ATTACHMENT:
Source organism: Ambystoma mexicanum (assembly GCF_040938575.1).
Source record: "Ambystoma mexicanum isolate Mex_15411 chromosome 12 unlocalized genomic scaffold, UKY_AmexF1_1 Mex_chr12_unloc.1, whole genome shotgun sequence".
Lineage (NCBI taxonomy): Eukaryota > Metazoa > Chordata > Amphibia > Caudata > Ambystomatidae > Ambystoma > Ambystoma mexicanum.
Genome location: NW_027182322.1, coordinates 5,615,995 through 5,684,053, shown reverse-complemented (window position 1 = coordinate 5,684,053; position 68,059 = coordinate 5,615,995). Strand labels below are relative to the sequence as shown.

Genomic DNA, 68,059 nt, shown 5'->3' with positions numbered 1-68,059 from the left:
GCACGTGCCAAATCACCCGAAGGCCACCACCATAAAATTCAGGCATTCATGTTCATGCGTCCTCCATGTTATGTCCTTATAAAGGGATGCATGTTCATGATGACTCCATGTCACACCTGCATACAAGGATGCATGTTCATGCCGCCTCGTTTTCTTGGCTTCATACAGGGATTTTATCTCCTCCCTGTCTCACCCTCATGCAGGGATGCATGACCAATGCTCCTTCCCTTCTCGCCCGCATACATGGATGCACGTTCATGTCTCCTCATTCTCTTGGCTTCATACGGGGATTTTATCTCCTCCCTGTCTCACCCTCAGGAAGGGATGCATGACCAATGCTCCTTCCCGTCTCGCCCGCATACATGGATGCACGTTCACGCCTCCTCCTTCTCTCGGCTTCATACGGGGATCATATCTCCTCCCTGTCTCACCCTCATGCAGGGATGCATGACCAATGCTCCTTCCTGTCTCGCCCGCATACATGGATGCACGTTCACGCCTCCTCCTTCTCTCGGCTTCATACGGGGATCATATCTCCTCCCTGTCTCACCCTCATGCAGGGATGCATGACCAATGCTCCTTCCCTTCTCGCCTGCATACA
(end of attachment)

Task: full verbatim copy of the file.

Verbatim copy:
Source organism: Ambystoma mexicanum (assembly GCF_040938575.1).
Source record: "Ambystoma mexicanum isolate Mex_15411 chromosome 12 unlocalized genomic scaffold, UKY_AmexF1_1 Mex_chr12_unloc.1, whole genome shotgun sequence".
Lineage (NCBI taxonomy): Eukaryota > Metazoa > Chordata > Amphibia > Caudata > Ambystomatidae > Ambystoma > Ambystoma mexicanum.
Genome location: NW_027182322.1, coordinates 5,615,995 through 5,684,053, shown reverse-complemented (window position 1 = coordinate 5,684,053; position 68,059 = coordinate 5,615,995). Strand labels below are relative to the sequence as shown.

Genomic DNA, 68,059 nt, shown 5'->3' with positions numbered 1-68,059 from the left:
GCACGTGCCAAATCACCCGAAGGCCACCACCATAAAATTCAGGCATTCATGTTCATGCGTCCTCCATGTTATGTCCTTATAAAGGGATGCATGTTCATGATGACTCCATGTCACACCTGCATACAAGGATGCATGTTCATGCCGCCTCGTTTTCTTGGCTTCATACAGGGATTTTATCTCCTCCCTGTCTCACCCTCATGCAGGGATGCATGACCAATGCTCCTTCCCTTCTCGCCCGCATACATGGATGCACGTTCATGTCTCCTCATTCTCTTGGCTTCATACGGGGATTTTATCTCCTCCCTGTCTCACCCTCAGGAAGGGATGCATGACCAATGCTCCTTCCCGTCTCGCCCGCATACATGGATGCACGTTCACGCCTCCTCCTTCTCTCGGCTTCATACGGGGATCATATCTCCTCCCTGTCTCACCCTCATGCAGGGATGCATGACCAATGCTCCTTCCTGTCTCGCCCGCATACATGGATGCACGTTCACGCCTCCTCCTTCTCTCGGCTTCATACGGGGATCATATCTCCTCCCTGTCTCACCCTCATGCAGGGATGCATGACCAATGCTCCTTCCCTTCTCGCCTGCATACA